Skype (News - Alert) in the Classroom has just joined forces with Penguin Group, Save the Children, the New York Philharmonic, Peace One Day and the Science Museum London to deliver access to expert speakers as well as access to educational content via video calling. Their goal, according to Skype Division president, Tony Bates (News - Alert), is to connect one million classrooms globally.
“Skype in the classroom is excited to collaborate with stellar, like-minded organizations to bring relevant content directly to innovative teachers who are looking to create unforgettable shared learning experiences for their students,” said Bates, in a press release.
“We are dedicated to making education accessible via technology and will continue to look for ways to remove barriers to communications and connect to classrooms across the globe.”
So far, more than 28,000 teachers in over 190 countries have registered for Skype in the Classroom. Skype’s commitment to learning is just part of Microsoft’s (News - Alert) overall focus on creating opportunities for young people that help them to realize their full potential.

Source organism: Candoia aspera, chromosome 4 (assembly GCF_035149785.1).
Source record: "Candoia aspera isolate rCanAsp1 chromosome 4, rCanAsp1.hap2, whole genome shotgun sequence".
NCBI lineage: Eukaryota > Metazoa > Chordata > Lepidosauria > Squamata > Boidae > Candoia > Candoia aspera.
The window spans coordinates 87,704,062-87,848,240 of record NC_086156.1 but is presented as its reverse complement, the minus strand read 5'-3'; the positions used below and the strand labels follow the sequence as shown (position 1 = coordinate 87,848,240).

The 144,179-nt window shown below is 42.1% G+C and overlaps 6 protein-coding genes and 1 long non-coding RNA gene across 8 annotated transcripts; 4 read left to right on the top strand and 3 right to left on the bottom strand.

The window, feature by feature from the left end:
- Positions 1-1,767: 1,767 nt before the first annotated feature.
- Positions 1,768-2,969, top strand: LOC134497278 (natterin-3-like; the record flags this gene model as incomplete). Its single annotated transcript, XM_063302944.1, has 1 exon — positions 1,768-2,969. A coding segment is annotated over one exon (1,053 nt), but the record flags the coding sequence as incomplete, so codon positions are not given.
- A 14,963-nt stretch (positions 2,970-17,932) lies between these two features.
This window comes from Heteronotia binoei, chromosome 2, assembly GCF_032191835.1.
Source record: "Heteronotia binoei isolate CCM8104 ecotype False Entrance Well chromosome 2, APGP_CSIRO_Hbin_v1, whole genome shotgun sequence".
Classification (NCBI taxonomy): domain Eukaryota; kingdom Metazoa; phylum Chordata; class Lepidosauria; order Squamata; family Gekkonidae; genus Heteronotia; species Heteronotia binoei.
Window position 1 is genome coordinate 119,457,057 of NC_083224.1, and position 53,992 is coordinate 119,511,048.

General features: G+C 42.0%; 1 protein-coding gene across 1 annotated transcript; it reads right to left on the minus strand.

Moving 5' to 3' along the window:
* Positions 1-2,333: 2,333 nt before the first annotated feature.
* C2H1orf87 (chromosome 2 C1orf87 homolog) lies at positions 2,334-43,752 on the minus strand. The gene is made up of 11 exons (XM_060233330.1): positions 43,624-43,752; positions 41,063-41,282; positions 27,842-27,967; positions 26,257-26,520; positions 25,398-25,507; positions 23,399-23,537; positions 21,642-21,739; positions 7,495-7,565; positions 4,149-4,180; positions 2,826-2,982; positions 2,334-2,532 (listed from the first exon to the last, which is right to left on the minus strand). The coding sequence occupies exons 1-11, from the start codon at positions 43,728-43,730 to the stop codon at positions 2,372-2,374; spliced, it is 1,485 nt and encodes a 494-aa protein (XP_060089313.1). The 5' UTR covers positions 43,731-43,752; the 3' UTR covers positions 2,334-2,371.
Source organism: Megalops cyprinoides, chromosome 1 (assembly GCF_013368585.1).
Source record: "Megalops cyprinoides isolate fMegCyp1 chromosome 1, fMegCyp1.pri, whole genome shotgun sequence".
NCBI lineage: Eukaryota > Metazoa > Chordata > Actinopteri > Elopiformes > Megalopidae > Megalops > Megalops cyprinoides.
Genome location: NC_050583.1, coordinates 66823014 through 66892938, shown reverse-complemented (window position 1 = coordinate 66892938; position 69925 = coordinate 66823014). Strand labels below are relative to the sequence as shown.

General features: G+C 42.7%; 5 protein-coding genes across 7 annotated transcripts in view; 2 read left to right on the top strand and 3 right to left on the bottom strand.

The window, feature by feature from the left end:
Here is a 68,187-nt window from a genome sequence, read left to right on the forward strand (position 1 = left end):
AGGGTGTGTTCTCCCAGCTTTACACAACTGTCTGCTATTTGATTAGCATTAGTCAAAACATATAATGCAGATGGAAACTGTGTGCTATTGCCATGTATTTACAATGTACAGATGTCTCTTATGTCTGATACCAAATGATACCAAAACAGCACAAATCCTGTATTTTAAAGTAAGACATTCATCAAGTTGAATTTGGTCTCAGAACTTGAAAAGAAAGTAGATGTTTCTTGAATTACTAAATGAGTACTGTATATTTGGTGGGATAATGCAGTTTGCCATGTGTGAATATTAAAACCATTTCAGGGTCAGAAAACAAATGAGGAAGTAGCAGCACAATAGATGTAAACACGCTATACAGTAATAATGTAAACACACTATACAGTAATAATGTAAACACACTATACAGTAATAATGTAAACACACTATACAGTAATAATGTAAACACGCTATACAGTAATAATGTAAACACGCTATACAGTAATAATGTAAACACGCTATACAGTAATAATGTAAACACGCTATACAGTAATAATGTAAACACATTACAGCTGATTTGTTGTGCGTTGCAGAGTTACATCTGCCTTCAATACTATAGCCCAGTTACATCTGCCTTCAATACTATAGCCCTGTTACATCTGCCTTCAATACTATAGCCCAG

Some districts have created professional development opportunities that have allowed teachers to take advantage of what Skype in the Classroom has to offer. The State Department of Education in Idaho, for instance, recently put together a workshop entitled “Using Skype in the Classroom” as part of their TechnoTeach initiative.
The curriculum also provided numerous suggestions for how teachers could incorporate Skype into their classrooms. For instance, if students couldn’t take field trips because of budgetary constraints, then teachers could use Skype to bring the field trip to the classroom.
Also, Skype connects students to many prominent people in a variety of industries. One teacher, who used the movie “Hoop Dreams” to teach lessons on social inequality, was able to contact the movie’s producer via Skype and engage him in a discussion with her class.
Additionally, some seventh grade students working on a natural history project engaged in collaboration with the director of the National Museum in Canada thanks to the capabilities of Skype in the Classroom.
Teachers can also win a video call with a celebrity by entering a Skype sweepstakes. Teachers must submit a 150-word essay about how they use Skype in their classrooms by May 29 to be eligible for the contest.
Edited by Brooke Neuman